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Individual vs. Group Decision Making: an Experiment on Dynamic Choice under Risk and Ambiguity

Research output: Working paper



This paper focuses on comparing individual and group decision making, in a stochastic inter-temporal problem in two decision environments, namely risk and ambiguity. Using a consumption/saving laboratory experiment, we investigate behaviour in four treatments: (1) individual choice under risk; (2) group choice under risk; (3) individual choice under ambiguity and (4) group choice under ambiguity. Comparing decisions within and between decision environments, we find an anti-symmetric pattern. While individuals are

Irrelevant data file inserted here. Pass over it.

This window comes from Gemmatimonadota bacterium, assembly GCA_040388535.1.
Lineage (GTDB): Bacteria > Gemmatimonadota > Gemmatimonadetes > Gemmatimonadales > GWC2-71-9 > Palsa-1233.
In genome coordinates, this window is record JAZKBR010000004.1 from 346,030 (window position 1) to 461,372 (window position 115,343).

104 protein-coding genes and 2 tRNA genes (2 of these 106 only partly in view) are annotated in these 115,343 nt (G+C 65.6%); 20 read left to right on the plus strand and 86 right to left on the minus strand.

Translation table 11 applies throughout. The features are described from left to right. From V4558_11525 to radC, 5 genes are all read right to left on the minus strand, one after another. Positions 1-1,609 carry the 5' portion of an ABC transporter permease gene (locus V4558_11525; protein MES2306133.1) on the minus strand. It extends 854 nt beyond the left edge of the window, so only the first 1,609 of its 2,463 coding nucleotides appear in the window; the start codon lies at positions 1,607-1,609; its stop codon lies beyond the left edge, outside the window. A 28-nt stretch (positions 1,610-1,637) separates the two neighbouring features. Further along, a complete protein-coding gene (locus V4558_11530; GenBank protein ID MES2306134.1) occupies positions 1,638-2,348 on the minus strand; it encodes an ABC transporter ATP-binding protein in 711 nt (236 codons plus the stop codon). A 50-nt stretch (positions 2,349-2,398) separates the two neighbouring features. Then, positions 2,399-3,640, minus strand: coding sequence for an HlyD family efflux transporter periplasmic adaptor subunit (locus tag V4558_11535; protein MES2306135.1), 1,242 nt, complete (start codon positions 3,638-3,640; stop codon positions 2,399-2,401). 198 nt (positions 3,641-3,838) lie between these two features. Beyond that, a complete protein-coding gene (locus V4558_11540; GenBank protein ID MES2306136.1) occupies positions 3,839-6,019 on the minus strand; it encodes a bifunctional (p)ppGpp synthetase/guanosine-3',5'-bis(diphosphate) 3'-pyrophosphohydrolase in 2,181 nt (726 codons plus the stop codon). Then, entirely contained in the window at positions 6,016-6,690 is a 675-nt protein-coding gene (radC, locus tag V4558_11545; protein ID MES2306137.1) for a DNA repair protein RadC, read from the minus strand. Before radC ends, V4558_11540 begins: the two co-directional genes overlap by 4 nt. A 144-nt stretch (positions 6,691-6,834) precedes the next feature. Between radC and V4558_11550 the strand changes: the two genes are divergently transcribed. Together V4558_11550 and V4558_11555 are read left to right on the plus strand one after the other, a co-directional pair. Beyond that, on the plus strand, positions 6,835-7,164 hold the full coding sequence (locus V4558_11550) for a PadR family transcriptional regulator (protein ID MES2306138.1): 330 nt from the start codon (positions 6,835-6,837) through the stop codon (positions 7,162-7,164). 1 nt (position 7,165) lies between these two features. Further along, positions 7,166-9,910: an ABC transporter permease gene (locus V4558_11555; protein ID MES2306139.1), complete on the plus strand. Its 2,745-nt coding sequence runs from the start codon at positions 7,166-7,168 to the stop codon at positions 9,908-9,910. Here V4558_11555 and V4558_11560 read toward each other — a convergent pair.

choosing on average closer to the theoretical optimal predictions, compared to groups in the risk treatments, groups tend to deviate less under ambiguity. Within decision environments, individuals deviate more when they choose under ambiguity, while groups are better planners under ambiguity rather than under risk. We argue that the results might be driven by differences in the levels of ambiguity and risk attitudes between individuals and groups, extending the frequently observed pattern of groups behaving closer to risk and ambiguity neutrality, to its dynamic dimension.